Saturday, May 31, 2008

Thursday, May 22, 2008

Magic Picture Box

So this weekend was hot, really friggin hot. When I got in my car the temperature said 108. (Granted my car was sitting in the sun and it is black with black leather-scald your rear interior, I like to pretend that this is the real temperature. For drama purposes.) So there wasn’t a damn thing to do around here especially not outside at 108 degrees. We couldn’t even go to the pool or the beach in this sweltering heat and especially not with Sam in tow. So we did what any self-respecting, fashion conscious family would do, we went to the mall. Acres and acres of air conditioned fashion goodness. We wandered around, grabbed a frosty beverage, dipped in and out of a few shops, fed Sam and did some people watching. When what to our wandering eyes did appear……..a double stroller with a toddler and a baby about the size of Sam on board. This was not an unusual sight for a hot South Florida day, when no normal, sane-thinking person would want to be outside. However, one particular portable DVD player rigged MacGyver style to the tray of said stroller, positioned inches from the babies face, was sure to draw attention. Both Paul and I were astounded that there wasn’t enough happening in the mall on a weekend…… lights, sounds, people, colors, nonsense, that a tiny baby would need the added distraction of a portable DVD player to keep him entertained. So I guess current trends dictate that we have a flat screen monitor installed immediately on the inside flap of Sam’s diaper bag in the event he starts to take too much interest in the outside world.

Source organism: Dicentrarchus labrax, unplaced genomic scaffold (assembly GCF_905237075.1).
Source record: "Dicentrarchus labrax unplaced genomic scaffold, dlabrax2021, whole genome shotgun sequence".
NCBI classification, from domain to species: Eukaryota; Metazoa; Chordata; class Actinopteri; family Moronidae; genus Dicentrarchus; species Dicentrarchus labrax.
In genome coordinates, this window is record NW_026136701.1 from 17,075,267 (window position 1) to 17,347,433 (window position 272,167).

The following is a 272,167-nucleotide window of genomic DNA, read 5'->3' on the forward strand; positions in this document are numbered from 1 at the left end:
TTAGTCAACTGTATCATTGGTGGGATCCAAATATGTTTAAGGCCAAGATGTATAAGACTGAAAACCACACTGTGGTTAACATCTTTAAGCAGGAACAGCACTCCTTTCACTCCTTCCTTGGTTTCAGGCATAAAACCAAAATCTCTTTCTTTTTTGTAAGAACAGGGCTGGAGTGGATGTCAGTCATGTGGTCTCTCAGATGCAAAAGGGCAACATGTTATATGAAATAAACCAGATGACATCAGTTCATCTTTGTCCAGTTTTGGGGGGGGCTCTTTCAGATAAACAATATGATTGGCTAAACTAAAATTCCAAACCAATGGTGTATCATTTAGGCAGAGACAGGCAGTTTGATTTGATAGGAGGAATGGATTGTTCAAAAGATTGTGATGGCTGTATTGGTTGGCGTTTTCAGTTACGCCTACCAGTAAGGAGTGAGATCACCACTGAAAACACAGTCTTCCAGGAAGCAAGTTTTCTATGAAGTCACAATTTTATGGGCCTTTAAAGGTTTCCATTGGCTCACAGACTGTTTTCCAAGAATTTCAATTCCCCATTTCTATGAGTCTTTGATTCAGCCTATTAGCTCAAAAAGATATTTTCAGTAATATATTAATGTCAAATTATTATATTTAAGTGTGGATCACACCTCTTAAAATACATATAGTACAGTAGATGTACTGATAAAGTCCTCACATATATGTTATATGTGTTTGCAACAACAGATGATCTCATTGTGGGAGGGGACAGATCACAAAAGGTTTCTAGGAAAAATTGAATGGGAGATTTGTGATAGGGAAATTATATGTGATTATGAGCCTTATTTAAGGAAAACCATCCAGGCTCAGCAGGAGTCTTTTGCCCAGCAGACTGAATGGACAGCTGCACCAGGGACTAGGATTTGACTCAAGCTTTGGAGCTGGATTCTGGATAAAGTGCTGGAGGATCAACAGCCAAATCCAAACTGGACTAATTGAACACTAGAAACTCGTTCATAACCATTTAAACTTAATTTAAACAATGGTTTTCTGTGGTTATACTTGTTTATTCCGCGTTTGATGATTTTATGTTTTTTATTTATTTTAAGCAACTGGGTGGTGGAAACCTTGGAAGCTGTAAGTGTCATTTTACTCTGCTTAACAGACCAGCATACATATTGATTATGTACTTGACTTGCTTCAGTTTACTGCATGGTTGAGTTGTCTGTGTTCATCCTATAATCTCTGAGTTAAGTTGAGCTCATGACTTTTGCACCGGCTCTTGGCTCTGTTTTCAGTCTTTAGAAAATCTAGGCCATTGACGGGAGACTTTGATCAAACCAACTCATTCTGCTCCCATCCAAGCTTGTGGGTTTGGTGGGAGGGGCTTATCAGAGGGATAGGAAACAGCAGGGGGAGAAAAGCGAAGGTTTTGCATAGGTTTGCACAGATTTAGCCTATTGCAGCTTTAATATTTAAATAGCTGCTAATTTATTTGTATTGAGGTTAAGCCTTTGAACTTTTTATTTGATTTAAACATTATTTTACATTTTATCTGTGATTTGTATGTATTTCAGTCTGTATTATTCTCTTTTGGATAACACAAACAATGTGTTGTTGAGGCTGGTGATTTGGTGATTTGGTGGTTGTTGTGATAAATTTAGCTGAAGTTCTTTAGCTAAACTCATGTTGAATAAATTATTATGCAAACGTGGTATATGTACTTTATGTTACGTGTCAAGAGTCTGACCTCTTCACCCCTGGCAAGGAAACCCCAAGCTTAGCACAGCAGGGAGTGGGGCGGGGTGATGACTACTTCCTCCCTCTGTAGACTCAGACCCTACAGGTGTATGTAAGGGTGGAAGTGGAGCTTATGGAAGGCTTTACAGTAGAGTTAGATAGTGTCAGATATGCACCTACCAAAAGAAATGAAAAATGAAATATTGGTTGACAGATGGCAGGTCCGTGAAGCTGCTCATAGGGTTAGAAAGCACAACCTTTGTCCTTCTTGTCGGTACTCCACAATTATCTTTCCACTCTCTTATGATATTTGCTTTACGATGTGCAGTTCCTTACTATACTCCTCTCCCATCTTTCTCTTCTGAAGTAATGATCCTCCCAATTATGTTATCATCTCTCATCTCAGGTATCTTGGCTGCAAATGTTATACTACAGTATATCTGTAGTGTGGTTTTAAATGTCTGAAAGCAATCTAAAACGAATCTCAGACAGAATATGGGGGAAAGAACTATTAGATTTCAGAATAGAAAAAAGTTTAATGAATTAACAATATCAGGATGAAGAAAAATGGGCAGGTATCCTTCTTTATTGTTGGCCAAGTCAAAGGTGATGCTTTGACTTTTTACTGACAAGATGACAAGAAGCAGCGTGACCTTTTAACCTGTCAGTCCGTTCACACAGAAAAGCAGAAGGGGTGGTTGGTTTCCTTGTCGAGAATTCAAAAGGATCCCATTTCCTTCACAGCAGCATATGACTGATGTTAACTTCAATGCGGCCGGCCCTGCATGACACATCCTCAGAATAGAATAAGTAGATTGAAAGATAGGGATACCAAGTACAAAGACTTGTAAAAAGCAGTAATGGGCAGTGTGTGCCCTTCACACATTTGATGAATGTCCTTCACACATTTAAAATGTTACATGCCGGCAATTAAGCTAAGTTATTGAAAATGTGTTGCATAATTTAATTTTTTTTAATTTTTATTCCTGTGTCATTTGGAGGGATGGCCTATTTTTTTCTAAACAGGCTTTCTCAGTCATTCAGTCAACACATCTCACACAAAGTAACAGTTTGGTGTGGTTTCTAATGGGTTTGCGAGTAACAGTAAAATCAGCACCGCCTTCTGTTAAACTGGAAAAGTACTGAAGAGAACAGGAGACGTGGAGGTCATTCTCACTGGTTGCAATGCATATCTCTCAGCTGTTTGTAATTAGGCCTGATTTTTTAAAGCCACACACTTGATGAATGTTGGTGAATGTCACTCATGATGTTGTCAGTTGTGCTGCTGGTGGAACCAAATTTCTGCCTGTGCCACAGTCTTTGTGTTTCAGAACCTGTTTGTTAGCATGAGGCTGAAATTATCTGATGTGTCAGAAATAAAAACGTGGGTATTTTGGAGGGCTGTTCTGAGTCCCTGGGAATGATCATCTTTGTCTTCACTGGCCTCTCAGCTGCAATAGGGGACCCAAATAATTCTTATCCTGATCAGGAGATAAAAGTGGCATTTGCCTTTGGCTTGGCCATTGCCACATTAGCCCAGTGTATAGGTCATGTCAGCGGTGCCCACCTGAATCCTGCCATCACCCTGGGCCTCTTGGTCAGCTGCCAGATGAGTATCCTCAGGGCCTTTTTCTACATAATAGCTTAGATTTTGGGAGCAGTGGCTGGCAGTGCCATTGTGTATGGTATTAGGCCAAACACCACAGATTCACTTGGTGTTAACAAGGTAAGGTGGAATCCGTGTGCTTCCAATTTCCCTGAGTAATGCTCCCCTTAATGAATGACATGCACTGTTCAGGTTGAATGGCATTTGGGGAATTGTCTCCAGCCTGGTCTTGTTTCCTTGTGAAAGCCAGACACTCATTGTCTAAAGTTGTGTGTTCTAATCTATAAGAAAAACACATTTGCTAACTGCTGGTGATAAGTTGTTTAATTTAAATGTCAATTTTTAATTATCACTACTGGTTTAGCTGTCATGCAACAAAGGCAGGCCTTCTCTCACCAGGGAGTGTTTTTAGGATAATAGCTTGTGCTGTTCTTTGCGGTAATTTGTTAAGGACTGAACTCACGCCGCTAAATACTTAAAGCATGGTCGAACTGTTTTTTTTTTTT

Friday, May 16, 2008

Fill up on Sam.....he's cheaper than gas!

(and unlike your $60 tank, this cute face will last you through the weekend!)
Happy Friday.

Tuesday, May 13, 2008

Footnote to the New Normal

2:30 a.m. wake-up calls from a hungry little boy are no easier in the 'new normal'! :)

Monday, May 12, 2008


For those of you who have born a small person from your loins, or have been born from the loins, you know that yesterday was a little day called Mother's Day. Paul, being the amazing guy he is, conducted this holiday like many other important holidays in our home (my birthday, my half birthday and flag day) by setting up a tree, the Mother's Day tree which was spilling with gifts and joy on Mother's Day morning. Seriously now, I had a great day and an even better night last night due to the two new super sweet pillows that I received as one of my mother's day gifts. I have a thing for the Hampton Inn beds. I know you are asking yourself, "the Hampton Inn?" And yes you are correct, I also have a thing for Ritz Carlton beds, but until we win the lottery or the Ritz starts selling their bedding online or accepting trade-ins of old, flat, drool-stained pillows, the Hampton Inn pillows will be just splendid. So, these pillows are like sleeping on little clouds and let's face it...I needed a few more pillows on my side of the bed, because 12 was not enough.